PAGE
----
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Introduction – trust capital gains
Regardless of whether the trust is an IIP or a DT then it will be liable to pay capital gains tax on where the trustees have disposed of assets that are standing at a capital gain in the relevant tax year.
Generally, the capital gains position is likely to be the same whether the trust is an IIP or a DT (although it can make an important difference for the availability to claim attractive tax reliefs).
Trust capital gains – computation
That capital gain is computed in much the same way as for an individual. Further, the rates of CGT payable by the Trustees are also the same.
There is one significant difference and that is that Trustees are only entitled to a maximum of half the regular annual exemption that applies to individuals.
It should be noted that other reliefs might be in point. For instance, in an IIP trust, it is possible for the sale of shares in a Company to qualify for Entrepreneurs’ Relief, albeit special conditions apply. It is also possible for a disposal of a property being used as a beneficiary’s main residence to qualify for private residence relief.
Once again, these gains go on the trust tax return with the same deadlines as exist for individuals in the Self-Assessment regime.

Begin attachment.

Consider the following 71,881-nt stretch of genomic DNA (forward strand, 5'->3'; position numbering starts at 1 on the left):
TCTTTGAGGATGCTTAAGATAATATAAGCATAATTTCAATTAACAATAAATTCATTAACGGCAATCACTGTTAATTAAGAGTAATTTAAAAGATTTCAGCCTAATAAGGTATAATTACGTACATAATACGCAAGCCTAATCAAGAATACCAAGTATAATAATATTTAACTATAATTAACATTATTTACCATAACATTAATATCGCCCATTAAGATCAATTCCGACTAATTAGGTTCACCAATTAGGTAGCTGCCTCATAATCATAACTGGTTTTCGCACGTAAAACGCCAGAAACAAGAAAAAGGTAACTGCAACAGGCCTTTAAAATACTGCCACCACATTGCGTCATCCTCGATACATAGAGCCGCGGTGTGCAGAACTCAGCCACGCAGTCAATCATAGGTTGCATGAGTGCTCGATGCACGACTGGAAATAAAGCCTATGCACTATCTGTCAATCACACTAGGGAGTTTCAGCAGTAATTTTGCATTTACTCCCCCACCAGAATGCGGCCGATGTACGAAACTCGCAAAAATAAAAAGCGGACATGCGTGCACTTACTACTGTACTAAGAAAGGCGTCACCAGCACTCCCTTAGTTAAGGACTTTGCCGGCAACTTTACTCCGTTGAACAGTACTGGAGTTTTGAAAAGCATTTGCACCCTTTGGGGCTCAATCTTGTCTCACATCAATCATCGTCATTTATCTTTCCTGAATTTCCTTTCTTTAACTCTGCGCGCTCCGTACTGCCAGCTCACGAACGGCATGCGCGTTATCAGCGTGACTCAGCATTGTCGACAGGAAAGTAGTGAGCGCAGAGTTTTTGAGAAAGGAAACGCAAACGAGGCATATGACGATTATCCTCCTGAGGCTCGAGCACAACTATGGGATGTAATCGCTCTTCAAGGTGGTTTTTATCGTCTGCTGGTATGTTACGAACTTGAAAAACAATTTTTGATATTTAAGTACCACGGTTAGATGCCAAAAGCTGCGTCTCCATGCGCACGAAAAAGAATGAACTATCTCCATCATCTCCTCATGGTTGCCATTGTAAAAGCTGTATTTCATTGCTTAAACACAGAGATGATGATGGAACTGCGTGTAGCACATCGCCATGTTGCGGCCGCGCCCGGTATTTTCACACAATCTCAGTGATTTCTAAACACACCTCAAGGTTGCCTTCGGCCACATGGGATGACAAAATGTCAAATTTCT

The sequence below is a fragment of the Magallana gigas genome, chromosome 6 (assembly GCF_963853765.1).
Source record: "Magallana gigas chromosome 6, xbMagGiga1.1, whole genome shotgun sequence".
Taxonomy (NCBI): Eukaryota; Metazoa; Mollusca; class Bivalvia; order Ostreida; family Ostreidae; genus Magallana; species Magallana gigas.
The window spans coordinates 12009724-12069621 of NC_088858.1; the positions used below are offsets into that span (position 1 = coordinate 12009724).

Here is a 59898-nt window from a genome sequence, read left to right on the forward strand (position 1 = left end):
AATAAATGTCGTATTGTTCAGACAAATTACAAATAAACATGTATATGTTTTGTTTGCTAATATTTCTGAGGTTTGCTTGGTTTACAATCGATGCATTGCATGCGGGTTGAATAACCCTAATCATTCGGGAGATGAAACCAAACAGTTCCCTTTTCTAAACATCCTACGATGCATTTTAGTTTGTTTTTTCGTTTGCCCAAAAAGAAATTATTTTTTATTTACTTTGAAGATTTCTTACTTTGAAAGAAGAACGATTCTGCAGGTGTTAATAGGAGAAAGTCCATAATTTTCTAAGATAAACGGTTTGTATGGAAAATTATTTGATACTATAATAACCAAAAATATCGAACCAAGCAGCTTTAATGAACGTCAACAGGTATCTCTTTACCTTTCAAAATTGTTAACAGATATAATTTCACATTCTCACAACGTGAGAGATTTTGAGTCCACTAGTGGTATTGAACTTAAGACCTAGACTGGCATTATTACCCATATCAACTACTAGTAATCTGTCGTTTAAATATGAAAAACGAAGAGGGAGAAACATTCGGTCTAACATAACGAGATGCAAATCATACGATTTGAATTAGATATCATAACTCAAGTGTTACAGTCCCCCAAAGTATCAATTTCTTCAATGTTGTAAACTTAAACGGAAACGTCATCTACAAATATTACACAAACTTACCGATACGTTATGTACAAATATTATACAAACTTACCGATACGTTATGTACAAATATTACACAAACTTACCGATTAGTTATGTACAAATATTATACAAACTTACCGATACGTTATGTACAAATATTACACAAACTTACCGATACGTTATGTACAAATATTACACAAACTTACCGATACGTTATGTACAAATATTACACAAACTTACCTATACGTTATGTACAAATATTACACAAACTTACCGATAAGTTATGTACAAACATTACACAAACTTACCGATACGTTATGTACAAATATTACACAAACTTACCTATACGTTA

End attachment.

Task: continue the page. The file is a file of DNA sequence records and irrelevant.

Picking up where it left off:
Appointment of assets to a beneficiary
A Trustee may also be liable for CGT when they appoint capital assets belonging to the trust to a beneficiary.
This ‘deemed disposal’ will take place at market value on the date of the appointment.
The normal CGT rules apply for calculating the gain and the resulting gain will be taxed in the same way as gains made on the sale of assets by the trustees discussed above.
Transferring assets to a trust
Unless one is transferring cash to the trust, or assets that are not standing at a gain, then CGT will be an issue. Despite the fact that there person will not be receiving any cash for the transfer then there will still be a taxable disposal for CGT purposes.
However, the gain that arises on the transfer to a trust can be deferred by means of holdover relief. This means that no CGT liability arises on transfer and the Trustees are deemed to acquire the historic base cost. In short, they inherit the Settlor’s capital gain.
Holdover relief will always be due on the transfer to a trust (other than a bare trust) unless the trust is settlor interested, for the benefit of minor children or the trustees are resident overseas.
Non-UK resident trusts
At the basic level, a non-resident person will not pay UK CGT on the disposal of asset whether they are in the UK or otherwise.
However, this basic rule is bolstered by a huge raft of anti-avoidance rules where the settlor and / or the beneficiaries are UK resident persons.
Further, from April 2019, all direct and indirect disposals of UK real estate by non-resident persons are within the scope of UK CGT (except for an Overseas Pension Scheme).
If you have any queries regarding trust capital gains, or trusts in general, then please do not hesitate to get in touch.